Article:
Thank you for your patience. Please be aware that the law on abandoned property in Washington State is very fact specific. They main thing that you want to do here is protect yourself. You cannot simply do with his property what you want. Also, although you say that you simply stored his belongings and he never lived with you, he may try to claim that he did and the laws involving a tenant's property are even more detailed and specific.

If the property has a value of less than $250, the law usually allows you to do with it as you wish - toss it or donate it, for example. However, you need to give the individual reasonable notice. In other words, you need to first mail him (through the US Postal Service, Certified Mail Return Requested) a letter informing him that he needs to make arrangements to pick up his belongings by X date or to have them moved. If the value is over $250, the law does require you to contact the Sheriff's Office after it has become clear that the property has been abandoned.

The main issue here is that if he has already accused you of things that are untrue, he might allege that he lived there with you where the property is and he would then have more rights and you would have to follow the law to a tee. The law you would need to follow if he was a tenant is as follows:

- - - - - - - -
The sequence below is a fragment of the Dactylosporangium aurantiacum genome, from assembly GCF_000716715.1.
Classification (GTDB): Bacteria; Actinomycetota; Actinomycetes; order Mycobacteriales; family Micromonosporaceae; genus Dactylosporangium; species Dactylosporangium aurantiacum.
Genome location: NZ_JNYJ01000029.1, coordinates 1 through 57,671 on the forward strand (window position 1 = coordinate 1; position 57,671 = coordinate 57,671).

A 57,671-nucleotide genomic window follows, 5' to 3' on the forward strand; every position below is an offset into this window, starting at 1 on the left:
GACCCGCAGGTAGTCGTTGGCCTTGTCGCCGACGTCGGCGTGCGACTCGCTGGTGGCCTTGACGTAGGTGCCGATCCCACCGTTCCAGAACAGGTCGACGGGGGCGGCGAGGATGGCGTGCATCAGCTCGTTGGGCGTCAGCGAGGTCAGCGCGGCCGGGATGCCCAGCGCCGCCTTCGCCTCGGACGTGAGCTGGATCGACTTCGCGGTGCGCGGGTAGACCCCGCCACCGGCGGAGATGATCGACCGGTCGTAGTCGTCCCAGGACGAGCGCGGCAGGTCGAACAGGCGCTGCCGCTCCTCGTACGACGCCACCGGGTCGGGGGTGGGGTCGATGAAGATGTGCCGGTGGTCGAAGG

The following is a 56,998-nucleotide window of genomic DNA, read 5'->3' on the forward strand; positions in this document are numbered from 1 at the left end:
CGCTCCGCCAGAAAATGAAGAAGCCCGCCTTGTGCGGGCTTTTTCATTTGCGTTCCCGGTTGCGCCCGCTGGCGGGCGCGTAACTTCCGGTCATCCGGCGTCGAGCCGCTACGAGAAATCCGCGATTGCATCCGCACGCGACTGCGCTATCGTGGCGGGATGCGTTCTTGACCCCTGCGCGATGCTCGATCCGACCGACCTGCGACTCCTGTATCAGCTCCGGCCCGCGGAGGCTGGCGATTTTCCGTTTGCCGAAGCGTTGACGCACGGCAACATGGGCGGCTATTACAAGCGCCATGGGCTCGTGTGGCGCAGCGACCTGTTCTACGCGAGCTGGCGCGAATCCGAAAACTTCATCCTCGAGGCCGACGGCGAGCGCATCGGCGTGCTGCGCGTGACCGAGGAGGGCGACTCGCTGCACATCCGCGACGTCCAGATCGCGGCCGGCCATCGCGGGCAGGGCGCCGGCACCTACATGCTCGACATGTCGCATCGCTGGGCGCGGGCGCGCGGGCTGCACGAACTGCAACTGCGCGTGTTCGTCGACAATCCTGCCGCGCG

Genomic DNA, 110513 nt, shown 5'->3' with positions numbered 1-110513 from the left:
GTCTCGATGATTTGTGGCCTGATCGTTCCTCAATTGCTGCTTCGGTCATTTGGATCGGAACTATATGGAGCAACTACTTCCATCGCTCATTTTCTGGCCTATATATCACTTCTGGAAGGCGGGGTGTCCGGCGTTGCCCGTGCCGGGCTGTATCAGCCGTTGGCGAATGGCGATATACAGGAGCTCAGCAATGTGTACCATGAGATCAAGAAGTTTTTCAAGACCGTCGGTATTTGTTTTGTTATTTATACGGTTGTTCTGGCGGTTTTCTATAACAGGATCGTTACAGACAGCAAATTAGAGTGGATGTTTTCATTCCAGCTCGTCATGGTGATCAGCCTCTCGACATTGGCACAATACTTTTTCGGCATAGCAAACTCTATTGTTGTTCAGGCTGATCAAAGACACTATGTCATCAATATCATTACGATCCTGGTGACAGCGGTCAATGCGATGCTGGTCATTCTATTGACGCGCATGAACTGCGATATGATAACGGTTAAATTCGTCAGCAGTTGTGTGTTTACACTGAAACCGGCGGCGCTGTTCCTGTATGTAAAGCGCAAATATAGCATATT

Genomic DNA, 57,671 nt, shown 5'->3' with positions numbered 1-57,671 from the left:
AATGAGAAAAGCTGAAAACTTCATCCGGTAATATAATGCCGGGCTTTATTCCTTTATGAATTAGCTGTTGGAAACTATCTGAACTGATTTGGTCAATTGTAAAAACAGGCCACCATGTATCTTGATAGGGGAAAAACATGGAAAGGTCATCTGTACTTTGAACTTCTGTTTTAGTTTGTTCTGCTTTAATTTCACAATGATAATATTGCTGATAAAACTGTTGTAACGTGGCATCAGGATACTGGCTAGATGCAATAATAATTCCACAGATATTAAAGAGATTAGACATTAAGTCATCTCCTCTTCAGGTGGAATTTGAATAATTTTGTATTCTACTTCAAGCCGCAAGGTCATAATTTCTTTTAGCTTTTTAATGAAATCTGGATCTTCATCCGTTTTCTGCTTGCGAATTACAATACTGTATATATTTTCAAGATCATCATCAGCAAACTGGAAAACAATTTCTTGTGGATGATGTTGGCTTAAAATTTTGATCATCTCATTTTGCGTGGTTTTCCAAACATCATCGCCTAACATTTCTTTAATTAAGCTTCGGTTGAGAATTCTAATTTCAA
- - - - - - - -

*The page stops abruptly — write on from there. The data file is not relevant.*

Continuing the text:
Under WA law, the tenant is required to specifically request that his items be stored. If you are considered to have been his landlord, you would need to prepare a Request for Storage of Personal Property form which the sheriff serves along with the writ of restitution. The tenant must complete and return the form to the landlord within three days. If the tenant fails to do so the landlord (you) has no obligation to store the tenant’s belongings.

If the tenant returns the notice to the landlord the landlord must store the belongings if the cumulative value is at least $250.00. The belongings may be stored in the rental property.

The landlord must then give notice of intent to sell the personal property to the tenant’s last known address. After the thirty days expire the landlord may sell all the property – including family pictures, personal papers, and keepsakes, and dispose of any items not sold.

Please let me know if this has answered your question. If it has not, please let me know how I can clarify my answer for you and I will be happy to continue our conversation until you are 100 percent satisfied that I have addressed your question. Please keep in mind that I only report the laws and I do not make the laws. If I have answered your question and you have no further questions for me, it would be much appreciated if you could leave me a positive rating as that is the only way that we experts get credited or compensated for the time spent researching and assisting you. Thank you in advance.